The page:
The SHP9500 are well-built and durable headphones but feel a little too plasticky. The ear cups and headband can withstand a couple of drops without getting damaged. The headband especially is reinforced with a thin metal frame that should be able to handle a fair amount of physical stress. However, the fabric covering the padding feels easily tearable and will show more signs of wear than leather. The swiveling ear cups are also a weak point being relatively narrow and susceptible to breaking under moderate stress. If you want something that looks and feels a bit more premium and durable, check out the similarly-performing Philips Fidelio X2HR.

6.0
Design
Stability

These headphones are not meant to be used while doing physical activity. They have the typical critical listening headphone build, which means they're big and bulky, and they will slip off your head if used during exercise or while running. They will stay in place during regular listening sessions, but they're not going to be stable enough to use while moving around outdoors. On the upside, the cable is detachable and will disconnect if it gets hooked on something.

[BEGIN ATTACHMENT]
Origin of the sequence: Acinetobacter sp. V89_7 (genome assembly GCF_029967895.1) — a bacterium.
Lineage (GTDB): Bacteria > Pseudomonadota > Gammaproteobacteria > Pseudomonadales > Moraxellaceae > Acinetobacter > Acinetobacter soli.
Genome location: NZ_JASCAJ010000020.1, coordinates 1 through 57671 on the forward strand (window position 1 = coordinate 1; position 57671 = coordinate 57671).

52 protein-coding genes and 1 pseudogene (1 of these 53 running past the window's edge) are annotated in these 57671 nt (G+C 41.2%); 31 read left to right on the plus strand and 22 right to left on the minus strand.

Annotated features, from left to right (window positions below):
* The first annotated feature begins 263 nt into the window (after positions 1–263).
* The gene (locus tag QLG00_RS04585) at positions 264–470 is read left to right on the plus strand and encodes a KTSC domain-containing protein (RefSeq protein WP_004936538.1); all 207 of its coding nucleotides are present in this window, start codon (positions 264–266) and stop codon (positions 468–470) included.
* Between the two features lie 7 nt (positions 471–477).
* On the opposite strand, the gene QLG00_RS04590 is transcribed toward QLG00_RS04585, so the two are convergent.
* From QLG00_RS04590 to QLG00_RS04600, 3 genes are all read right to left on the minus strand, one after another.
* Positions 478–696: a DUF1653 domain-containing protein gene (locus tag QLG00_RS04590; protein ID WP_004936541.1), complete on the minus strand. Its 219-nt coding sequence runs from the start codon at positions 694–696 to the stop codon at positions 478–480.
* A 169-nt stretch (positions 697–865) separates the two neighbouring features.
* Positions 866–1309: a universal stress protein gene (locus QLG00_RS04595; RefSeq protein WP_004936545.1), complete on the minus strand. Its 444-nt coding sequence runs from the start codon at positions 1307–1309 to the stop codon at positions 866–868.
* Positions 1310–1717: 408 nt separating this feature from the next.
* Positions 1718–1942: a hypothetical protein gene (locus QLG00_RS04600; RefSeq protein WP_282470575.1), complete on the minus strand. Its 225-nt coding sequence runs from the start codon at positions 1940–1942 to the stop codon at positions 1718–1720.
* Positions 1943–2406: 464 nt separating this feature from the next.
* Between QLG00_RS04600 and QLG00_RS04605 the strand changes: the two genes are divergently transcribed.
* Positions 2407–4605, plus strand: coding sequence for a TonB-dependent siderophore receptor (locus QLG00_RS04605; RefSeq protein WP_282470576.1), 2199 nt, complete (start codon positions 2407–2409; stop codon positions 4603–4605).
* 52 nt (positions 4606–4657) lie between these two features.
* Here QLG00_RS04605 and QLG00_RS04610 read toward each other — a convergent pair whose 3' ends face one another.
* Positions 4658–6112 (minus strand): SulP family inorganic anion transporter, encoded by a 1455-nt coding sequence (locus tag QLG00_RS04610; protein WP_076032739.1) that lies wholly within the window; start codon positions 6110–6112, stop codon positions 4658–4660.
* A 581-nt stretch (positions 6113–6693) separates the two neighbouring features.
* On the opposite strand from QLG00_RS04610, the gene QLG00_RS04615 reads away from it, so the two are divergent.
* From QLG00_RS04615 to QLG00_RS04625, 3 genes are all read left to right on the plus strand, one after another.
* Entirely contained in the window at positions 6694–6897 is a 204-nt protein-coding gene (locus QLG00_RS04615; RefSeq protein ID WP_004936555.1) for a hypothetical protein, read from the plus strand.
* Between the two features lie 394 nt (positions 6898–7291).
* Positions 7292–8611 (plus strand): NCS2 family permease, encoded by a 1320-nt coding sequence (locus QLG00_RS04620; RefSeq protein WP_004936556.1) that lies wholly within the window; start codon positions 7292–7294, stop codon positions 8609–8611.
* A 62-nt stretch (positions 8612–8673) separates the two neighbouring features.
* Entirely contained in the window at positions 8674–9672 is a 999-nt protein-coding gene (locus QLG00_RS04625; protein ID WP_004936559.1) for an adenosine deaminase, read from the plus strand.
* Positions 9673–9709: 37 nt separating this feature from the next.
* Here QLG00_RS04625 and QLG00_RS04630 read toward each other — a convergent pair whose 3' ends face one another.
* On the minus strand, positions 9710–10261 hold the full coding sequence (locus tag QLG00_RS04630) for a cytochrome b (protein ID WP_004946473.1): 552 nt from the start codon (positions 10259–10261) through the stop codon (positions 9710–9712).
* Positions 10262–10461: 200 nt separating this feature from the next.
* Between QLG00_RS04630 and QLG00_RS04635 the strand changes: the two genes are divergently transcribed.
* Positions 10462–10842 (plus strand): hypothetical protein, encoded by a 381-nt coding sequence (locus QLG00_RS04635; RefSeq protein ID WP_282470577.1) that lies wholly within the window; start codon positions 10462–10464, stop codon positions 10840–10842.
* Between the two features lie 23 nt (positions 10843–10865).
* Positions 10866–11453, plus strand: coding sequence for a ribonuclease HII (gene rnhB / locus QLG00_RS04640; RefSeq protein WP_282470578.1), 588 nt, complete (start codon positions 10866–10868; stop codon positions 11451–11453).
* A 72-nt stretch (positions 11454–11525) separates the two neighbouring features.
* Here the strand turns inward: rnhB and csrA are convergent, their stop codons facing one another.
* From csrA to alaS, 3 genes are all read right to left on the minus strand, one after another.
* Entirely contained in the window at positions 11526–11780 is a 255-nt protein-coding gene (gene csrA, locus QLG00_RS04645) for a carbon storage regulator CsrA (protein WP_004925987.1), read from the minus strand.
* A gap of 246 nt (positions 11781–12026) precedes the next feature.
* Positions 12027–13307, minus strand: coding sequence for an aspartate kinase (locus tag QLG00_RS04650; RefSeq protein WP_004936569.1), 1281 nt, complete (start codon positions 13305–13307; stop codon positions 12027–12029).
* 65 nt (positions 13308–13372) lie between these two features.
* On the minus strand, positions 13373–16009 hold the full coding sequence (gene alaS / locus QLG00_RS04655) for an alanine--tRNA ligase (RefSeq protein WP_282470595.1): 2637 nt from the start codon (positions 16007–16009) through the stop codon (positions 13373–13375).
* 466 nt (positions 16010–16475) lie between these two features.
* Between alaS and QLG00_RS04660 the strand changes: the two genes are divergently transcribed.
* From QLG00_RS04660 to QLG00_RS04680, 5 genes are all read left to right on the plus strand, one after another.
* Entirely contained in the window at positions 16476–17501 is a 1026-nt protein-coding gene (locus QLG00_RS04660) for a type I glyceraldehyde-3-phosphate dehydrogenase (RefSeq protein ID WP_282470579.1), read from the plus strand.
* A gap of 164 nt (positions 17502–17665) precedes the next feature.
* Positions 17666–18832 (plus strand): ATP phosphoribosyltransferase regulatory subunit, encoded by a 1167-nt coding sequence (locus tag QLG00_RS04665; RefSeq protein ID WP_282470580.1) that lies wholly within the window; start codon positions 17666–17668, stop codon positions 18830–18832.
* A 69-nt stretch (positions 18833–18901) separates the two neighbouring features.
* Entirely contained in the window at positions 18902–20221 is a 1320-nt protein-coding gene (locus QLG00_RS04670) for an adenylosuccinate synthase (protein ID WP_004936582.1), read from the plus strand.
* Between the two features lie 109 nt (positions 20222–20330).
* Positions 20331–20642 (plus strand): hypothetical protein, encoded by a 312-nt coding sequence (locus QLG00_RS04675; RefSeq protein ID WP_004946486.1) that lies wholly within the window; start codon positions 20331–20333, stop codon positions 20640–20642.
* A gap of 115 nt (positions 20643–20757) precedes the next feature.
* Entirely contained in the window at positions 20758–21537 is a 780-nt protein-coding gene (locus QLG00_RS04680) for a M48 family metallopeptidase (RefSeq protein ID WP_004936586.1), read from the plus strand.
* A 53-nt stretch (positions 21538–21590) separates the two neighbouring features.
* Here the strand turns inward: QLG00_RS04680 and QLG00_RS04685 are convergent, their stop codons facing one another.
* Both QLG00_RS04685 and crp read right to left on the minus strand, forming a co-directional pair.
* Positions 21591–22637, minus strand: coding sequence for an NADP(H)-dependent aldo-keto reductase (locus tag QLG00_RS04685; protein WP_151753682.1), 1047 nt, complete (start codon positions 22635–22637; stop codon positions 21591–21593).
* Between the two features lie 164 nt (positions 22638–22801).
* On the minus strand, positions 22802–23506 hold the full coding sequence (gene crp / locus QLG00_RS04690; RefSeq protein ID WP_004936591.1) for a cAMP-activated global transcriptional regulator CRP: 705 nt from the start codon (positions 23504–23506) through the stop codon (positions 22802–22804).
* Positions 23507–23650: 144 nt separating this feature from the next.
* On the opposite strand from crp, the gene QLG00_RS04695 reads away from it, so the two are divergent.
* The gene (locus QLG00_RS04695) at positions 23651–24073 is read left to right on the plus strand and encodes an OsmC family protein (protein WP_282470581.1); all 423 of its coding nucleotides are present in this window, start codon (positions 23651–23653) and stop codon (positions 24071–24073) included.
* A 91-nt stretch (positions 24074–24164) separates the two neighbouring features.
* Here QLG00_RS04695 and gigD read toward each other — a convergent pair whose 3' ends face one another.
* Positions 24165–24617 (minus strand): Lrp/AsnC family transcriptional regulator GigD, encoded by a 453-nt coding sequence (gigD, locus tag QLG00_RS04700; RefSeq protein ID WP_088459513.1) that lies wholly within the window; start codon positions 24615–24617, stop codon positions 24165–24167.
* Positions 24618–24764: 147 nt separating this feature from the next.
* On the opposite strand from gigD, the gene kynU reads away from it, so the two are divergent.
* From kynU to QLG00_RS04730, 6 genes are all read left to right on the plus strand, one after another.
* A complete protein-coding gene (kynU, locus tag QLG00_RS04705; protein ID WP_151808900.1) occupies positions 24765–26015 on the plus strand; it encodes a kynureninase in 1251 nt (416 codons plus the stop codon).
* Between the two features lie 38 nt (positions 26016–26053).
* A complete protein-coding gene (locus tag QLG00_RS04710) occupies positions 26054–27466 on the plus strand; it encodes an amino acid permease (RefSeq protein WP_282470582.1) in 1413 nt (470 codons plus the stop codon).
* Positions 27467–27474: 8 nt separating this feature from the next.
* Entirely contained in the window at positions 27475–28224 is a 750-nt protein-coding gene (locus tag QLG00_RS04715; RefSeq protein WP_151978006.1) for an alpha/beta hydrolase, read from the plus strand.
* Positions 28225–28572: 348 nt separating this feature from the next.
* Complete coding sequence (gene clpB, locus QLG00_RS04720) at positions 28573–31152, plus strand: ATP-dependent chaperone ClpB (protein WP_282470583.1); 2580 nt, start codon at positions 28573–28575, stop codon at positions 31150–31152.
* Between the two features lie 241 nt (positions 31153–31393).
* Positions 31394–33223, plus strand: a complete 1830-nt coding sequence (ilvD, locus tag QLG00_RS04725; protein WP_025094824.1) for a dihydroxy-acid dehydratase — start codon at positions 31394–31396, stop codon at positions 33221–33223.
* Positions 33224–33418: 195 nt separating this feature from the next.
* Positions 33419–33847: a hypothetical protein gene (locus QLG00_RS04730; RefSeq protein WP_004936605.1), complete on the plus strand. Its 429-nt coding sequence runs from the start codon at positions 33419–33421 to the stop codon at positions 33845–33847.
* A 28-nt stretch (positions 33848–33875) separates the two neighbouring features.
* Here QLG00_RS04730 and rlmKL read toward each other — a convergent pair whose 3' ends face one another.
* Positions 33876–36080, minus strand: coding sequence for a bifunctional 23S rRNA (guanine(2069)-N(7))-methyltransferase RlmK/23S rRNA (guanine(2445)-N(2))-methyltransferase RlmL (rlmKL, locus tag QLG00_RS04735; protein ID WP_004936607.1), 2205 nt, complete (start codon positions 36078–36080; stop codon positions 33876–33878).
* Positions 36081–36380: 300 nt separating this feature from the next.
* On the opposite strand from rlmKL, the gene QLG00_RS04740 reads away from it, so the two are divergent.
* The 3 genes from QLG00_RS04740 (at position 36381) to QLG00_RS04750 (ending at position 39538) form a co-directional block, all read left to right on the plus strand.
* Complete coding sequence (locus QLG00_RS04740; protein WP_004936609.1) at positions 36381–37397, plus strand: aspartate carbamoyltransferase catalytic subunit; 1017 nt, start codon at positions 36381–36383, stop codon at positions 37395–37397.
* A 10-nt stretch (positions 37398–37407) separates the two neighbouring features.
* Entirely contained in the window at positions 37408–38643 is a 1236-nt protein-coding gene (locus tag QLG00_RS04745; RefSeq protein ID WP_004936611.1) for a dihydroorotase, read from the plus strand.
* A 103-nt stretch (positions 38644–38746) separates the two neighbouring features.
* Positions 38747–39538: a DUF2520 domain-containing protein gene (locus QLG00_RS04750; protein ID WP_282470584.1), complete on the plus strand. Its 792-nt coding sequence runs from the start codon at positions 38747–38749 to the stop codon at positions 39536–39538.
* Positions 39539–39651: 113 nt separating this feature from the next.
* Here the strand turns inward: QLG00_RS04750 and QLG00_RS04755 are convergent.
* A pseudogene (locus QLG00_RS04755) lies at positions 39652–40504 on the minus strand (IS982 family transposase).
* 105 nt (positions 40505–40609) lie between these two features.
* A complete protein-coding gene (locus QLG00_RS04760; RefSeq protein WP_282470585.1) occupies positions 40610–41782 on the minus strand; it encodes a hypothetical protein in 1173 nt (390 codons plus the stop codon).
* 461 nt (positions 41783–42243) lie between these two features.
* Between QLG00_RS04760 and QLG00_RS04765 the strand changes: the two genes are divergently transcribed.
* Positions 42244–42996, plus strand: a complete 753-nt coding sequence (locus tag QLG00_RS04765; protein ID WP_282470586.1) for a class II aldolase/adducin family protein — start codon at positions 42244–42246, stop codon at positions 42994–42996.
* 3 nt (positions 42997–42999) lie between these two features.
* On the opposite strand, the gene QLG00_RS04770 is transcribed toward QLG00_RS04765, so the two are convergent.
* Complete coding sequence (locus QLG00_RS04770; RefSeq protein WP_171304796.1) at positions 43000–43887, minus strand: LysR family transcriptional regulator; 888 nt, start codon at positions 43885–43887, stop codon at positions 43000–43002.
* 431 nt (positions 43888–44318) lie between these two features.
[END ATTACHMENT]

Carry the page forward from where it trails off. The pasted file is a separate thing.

Design
Headshots 1
Design
Headshots 2
Design
Top
Design
In The Box

  •  Phillips SHP9500 Headphones
  • 1/8" to 1/4" Adapter

Sound
Sound
Sound Profile
Bass Amount
-4.67 db
Treble Amount
-1.15 db
7.9
Sound
Frequency Response Consistency
Avg. Std. Deviation
0.42 dB
Sound
Raw Frequency Response
7.0
Sound
Bass Accuracy
Std. Err.
3.89 dB
Low-Frequency Extension
58.23 Hz
Low-Bass
-7.82 dB
Mid-Bass
-0.52 dB
High-Bass
1.96 dB
9.3
Sound
Mid Accuracy
Std. Err.
0.96 dB
Low-Mid
0.54 dB
Mid-Mid
0.35 dB
High-Mid
0.98 dB
8.6
Sound
Treble Accuracy
Std. Err.
1.91 dB
Low-Treble
0.99 dB
Mid-Treble
2.01 dB
High-Treble
-8.56 dB
7.7
Sound
Peaks/Dips
Peaks
1.63 db
Dips
0.73 db
8.6
Sound
Imaging
Weighted Group Delay
0.2
Weighted Amplitude Mismatch
0.44
Weighted Frequency Mismatch
1.85
Weighted Phase Mismatch
7.42
7.9
Sound
Passive Soundstage